May 15, 2014

Duke Not A Fluke: The Underdog Won't Stand Idle

By Megan Schneider | | Twitter

Duke still stands strong as the only unseeded team in the quarterfinals this weekend. But that has no significance to coach Kerstin Kimel. Can the underdog take home a victory against No. 1 Maryland? (TD Paulius)

Grabbing victories against Stanford and No. 8 seed Notre Dame, Duke has advanced to the semifinals in the NCAA Tournament under the guidance of coach Kerstin Kimel. The Blue Devils now turn to face top-seeded Maryland, a familiar ACC foe, and are now just one step away from the Final Four.

To truly understand the team's mentality during this high-pressure scenario, let's flash back to another school, another sport and another tournament.

In 2011, the University of Connecticut men's basketball team made one of the most impressive underdog runs in college basketball history. UConn was seeded ninth entering the Big East Tournament with a 9-9 conference record against the tough competition. To the surprise of all, the Huskies went on an unbelievable five-game win streak in five days to earn the Big East title, following that up with with six more consecutive wins in the NCAA Tournament to capture the national title against Butler.

Now what does UConn's story have to do with Duke women's lacrosse? It is a story of inspiration and motivation; it encapsulates the frame of mind the lady Blue Devils currently embody; and it stands as a prime example for Kimel to use while she preps her team for a game that will either end the season or catapult them further.

"Kerstin always uses the UConn men's basketball team as a good example in the tournament season for winning the national championship," said senior Maddy Morrissey. "We've always said that we didn't want to peak too early and this is the perfect time to peak."

With the support of fellow student-athletes at Duke, including those on the men's lacrosse team, the lady Blue Devils are focused on playing like champions against Maryland so they too can have the chance to earn that national title.

Morrissey believes her squad is still a threat, one that should not be counted out just yet. They are the only unranked team left in the tournament, while the remaining bracket is comprised of five ACC and two ALC teams – No. 1 Maryland, No. 3 North Carolina, No. 4 Florida, No. 5 Northwestern, No. 6 Virginia and No. 7 Boston College. Duke just drew the toughest of the bunch to prove their worth.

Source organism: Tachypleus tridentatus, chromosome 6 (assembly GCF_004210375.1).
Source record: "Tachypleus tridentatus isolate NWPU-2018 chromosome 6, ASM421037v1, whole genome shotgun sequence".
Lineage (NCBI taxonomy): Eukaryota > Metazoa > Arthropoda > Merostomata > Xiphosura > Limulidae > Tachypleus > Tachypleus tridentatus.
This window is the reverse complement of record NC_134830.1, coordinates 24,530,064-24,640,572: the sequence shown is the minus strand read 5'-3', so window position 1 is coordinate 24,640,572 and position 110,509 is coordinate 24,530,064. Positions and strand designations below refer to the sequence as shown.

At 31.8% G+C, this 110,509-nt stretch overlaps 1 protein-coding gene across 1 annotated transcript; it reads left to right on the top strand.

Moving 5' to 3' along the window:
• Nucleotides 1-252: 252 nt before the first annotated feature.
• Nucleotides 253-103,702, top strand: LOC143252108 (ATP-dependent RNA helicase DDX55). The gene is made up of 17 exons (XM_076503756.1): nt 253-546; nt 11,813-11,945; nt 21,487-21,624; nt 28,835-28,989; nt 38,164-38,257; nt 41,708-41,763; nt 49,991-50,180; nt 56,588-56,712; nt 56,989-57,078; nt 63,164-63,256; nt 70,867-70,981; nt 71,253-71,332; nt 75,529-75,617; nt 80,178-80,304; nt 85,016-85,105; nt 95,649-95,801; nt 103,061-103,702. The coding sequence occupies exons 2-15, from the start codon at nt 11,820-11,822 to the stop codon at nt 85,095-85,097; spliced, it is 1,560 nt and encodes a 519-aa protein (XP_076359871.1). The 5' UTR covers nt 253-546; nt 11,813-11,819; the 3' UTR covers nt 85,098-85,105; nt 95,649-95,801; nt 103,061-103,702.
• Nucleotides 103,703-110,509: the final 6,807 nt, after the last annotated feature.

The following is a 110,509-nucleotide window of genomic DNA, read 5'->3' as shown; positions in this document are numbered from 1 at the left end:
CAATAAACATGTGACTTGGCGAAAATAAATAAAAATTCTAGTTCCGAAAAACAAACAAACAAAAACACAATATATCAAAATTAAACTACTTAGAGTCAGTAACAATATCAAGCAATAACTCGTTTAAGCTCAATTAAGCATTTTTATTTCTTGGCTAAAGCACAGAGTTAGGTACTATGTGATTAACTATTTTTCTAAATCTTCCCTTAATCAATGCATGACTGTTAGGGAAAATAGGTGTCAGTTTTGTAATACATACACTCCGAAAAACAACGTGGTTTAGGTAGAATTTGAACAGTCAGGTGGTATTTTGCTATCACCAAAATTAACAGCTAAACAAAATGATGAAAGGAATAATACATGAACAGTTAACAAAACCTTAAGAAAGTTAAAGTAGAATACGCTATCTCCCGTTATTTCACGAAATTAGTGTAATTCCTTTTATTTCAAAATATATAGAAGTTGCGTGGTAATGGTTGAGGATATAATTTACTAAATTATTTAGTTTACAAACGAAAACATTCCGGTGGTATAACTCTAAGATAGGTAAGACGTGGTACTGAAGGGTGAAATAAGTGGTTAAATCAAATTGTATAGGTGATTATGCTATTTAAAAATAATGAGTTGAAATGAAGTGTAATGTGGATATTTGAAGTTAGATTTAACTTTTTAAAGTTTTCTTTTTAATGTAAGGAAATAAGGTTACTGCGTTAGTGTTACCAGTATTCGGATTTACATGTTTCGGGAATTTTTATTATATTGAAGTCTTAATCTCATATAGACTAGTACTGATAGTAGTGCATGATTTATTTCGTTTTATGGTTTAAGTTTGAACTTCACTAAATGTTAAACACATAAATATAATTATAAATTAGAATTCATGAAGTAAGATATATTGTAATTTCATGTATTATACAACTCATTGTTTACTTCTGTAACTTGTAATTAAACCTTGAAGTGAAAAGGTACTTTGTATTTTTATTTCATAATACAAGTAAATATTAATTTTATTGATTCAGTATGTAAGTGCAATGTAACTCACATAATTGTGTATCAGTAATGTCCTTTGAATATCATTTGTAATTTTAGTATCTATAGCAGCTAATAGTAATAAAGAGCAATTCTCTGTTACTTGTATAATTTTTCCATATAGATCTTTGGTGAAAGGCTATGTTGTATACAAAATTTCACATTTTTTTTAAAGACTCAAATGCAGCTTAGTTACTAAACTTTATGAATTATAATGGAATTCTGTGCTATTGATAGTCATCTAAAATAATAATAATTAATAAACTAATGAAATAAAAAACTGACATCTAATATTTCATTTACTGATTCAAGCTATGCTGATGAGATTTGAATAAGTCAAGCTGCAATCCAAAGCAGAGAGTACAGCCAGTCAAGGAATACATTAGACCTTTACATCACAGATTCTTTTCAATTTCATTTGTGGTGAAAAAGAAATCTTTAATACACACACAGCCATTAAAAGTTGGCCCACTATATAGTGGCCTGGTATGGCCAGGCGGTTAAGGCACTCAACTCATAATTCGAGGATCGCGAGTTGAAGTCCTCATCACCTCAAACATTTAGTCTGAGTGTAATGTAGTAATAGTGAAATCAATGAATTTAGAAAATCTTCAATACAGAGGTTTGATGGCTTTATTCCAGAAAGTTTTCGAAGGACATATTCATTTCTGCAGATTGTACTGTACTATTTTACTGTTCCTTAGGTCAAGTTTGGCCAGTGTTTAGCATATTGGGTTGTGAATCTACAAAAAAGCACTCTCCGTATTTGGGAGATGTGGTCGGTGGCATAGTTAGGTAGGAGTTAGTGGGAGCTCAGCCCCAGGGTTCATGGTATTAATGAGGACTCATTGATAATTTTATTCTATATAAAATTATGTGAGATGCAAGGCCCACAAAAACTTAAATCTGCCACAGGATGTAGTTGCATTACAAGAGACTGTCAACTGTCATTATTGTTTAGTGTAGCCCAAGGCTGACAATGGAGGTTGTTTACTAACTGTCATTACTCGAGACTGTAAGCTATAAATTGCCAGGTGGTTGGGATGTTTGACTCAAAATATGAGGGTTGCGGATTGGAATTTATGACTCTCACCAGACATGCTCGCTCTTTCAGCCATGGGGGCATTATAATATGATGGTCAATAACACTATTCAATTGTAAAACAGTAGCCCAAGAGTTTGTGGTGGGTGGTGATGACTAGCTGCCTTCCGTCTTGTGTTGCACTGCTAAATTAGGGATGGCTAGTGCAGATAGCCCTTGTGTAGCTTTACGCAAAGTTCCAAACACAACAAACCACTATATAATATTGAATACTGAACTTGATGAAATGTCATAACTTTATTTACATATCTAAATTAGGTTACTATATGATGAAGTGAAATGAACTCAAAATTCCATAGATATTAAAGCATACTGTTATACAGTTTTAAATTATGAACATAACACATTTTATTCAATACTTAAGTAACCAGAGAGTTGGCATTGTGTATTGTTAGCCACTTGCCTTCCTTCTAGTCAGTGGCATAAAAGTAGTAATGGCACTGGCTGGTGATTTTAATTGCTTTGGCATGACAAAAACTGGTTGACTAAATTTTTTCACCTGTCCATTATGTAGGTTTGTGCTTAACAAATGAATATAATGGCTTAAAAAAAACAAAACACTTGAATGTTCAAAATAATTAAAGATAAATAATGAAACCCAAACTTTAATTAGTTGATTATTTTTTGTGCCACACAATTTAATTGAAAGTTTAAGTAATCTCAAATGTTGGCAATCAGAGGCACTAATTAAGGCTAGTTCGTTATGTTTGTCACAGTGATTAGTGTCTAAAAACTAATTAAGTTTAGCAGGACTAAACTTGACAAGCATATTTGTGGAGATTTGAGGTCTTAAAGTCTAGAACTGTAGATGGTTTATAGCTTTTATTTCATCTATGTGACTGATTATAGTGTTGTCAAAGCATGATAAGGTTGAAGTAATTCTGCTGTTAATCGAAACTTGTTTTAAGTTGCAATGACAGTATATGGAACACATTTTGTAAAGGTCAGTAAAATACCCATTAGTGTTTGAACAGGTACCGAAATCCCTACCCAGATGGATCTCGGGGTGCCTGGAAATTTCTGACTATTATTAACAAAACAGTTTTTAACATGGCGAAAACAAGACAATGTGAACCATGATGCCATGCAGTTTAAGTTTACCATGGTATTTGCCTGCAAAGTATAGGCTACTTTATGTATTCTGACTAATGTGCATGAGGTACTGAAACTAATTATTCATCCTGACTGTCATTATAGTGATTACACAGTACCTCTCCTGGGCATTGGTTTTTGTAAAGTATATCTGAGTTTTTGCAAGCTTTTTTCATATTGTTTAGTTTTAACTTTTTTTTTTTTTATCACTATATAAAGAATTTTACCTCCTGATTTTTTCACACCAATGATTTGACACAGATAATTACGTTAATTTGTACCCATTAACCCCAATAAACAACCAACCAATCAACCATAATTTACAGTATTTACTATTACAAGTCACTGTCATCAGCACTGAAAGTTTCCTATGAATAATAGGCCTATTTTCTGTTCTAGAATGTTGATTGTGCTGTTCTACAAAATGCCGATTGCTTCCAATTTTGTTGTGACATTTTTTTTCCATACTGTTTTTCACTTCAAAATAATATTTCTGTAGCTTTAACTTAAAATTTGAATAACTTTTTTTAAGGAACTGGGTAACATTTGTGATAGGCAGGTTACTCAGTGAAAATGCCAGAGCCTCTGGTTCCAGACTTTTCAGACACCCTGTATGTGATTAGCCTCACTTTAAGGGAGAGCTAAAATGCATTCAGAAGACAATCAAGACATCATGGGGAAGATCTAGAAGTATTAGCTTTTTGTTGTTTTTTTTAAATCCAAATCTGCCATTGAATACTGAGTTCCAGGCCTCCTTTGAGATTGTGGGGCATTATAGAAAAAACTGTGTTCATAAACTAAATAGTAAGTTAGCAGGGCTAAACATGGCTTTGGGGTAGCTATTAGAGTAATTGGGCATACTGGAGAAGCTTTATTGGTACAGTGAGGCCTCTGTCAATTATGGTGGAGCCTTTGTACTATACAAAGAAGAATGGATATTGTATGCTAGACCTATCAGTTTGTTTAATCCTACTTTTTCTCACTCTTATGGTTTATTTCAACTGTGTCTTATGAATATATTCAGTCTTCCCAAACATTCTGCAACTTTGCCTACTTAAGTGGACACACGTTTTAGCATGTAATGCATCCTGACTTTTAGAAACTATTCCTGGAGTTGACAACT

"We're pretty used to it," said Morrissey. "I feel like we're always the underdog. We had a tough season and we should've won some games that we lost. We just need to prove that we are better than what we ranked."

In Lacrosse Magazine's final update to the Top 20 rankings, Duke rested at No. 14. The Blue Devils entered the NCAA tournament 9-7, with their last loss coming at the hands of Virginia in the quarterfinals of the ACC Tournament. But their final win of the regular season is worthy to note – a 7-6 overtime victory against North Carolina, who once sat at the No. 1 spot earlier in the season.

"Knocking off UNC at the end of the season really showed us that we could do anything," said Morrissey. "Going to play Maryland this weekend, we have more confidence because of that game and there is a lot of parity in our conference. Everyone's been beating everyone and playing great."

The common notion throughout the NCAA Tournament is that each team starts with a fresh slate and anything can happen regardless of record or rank – and Duke believes just that.

"We didn't even look at whether we were seeded or not," said Duke coach Kerstin Kimel. "The six-seven-eight seeds – we're all ACC teams and we're all within one or two goals of beating each other or losing to each other. So for us, whether we were seeded or not has had no relevance."